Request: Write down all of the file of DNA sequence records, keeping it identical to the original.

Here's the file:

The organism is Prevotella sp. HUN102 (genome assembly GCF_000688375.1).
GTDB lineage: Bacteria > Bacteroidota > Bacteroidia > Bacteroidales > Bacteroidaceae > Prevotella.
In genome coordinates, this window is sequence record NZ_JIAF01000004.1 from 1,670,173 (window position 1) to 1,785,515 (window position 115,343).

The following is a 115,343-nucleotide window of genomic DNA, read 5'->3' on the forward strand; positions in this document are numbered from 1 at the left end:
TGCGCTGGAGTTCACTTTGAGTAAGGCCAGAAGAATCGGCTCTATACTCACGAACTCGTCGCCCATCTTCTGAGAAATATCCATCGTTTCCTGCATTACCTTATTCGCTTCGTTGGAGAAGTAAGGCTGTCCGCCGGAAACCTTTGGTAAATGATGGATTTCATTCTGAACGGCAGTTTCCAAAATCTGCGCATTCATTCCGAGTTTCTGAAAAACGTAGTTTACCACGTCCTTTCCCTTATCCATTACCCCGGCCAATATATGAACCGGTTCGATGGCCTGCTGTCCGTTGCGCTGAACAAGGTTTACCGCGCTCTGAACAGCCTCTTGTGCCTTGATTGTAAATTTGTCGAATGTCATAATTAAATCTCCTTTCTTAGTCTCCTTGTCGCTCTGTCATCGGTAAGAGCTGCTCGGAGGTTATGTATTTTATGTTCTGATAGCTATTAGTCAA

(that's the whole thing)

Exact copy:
The organism is Prevotella sp. HUN102 (genome assembly GCF_000688375.1).
GTDB lineage: Bacteria > Bacteroidota > Bacteroidia > Bacteroidales > Bacteroidaceae > Prevotella.
In genome coordinates, this window is sequence record NZ_JIAF01000004.1 from 1,670,173 (window position 1) to 1,785,515 (window position 115,343).

The following is a 115,343-nucleotide window of genomic DNA, read 5'->3' on the forward strand; positions in this document are numbered from 1 at the left end:
TGCGCTGGAGTTCACTTTGAGTAAGGCCAGAAGAATCGGCTCTATACTCACGAACTCGTCGCCCATCTTCTGAGAAATATCCATCGTTTCCTGCATTACCTTATTCGCTTCGTTGGAGAAGTAAGGCTGTCCGCCGGAAACCTTTGGTAAATGATGGATTTCATTCTGAACGGCAGTTTCCAAAATCTGCGCATTCATTCCGAGTTTCTGAAAAACGTAGTTTACCACGTCCTTTCCCTTATCCATTACCCCGGCCAATATATGAACCGGTTCGATGGCCTGCTGTCCGTTGCGCTGAACAAGGTTTACCGCGCTCTGAACAGCCTCTTGTGCCTTGATTGTAAATTTGTCGAATGTCATAATTAAATCTCCTTTCTTAGTCTCCTTGTCGCTCTGTCATCGGTAAGAGCTGCTCGGAGGTTATGTATTTTATGTTCTGATAGCTATTAGTCAA